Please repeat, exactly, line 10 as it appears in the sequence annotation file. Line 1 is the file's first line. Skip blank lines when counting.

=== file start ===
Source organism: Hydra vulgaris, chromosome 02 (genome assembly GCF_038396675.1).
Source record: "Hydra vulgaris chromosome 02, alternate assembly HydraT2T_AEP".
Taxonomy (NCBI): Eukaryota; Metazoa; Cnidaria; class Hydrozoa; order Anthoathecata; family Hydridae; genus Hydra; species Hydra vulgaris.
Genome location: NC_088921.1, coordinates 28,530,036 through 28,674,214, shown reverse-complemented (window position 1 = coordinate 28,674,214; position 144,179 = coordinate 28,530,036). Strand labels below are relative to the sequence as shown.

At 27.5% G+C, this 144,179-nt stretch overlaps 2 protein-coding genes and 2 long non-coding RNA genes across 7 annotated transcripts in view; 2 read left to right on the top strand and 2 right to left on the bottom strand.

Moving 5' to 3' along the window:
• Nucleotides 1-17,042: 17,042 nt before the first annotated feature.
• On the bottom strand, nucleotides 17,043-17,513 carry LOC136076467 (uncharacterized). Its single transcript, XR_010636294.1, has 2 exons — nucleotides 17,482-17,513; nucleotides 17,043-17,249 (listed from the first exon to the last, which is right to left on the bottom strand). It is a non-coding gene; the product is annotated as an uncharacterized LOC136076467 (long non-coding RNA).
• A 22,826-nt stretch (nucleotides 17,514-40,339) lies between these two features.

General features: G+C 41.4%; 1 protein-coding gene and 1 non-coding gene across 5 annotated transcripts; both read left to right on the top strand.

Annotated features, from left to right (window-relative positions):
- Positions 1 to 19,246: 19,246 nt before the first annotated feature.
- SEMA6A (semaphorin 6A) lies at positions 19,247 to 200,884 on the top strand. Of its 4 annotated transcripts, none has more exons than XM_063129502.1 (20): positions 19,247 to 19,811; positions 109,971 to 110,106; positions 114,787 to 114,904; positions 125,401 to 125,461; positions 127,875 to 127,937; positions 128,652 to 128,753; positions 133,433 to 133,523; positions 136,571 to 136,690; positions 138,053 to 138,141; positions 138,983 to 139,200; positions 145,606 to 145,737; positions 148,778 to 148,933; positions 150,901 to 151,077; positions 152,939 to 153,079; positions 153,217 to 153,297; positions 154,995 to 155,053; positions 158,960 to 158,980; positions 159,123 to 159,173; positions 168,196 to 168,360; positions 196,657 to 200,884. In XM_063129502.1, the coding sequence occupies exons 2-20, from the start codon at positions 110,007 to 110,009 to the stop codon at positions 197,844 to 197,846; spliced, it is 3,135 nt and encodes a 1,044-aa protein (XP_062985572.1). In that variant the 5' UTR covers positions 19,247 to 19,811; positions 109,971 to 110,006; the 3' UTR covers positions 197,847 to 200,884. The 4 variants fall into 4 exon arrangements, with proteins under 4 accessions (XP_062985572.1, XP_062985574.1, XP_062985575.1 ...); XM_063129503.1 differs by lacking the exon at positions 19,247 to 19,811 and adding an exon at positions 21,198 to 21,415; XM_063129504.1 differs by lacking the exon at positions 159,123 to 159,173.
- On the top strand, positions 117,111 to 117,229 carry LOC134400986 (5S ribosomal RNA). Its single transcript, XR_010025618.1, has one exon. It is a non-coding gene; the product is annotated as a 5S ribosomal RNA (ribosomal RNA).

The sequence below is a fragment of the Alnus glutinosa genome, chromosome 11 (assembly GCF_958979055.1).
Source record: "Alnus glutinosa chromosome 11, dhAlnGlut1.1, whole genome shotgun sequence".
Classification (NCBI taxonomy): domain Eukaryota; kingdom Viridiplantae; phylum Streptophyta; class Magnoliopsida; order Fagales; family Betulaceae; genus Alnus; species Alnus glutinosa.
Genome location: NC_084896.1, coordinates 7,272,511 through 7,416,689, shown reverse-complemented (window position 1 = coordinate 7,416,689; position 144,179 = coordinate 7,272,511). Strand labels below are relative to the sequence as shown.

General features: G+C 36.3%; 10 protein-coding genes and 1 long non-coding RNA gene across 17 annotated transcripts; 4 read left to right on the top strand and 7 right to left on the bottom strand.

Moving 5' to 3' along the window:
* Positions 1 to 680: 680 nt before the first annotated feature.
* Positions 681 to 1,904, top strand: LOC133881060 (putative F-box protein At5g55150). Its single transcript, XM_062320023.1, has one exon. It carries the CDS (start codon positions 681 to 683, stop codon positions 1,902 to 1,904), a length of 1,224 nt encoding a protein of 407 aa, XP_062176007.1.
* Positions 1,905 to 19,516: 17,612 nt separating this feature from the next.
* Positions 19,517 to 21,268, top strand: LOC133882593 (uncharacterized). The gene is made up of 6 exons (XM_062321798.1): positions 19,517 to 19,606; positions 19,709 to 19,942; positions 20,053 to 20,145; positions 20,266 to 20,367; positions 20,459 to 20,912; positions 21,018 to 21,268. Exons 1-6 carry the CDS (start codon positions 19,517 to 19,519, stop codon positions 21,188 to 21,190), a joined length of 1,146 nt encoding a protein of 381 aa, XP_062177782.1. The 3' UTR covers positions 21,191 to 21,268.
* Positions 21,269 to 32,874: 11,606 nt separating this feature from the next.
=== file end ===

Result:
General features: G+C 41.4%; 1 protein-coding gene and 1 non-coding gene across 5 annotated transcripts; both read left to right on the top strand.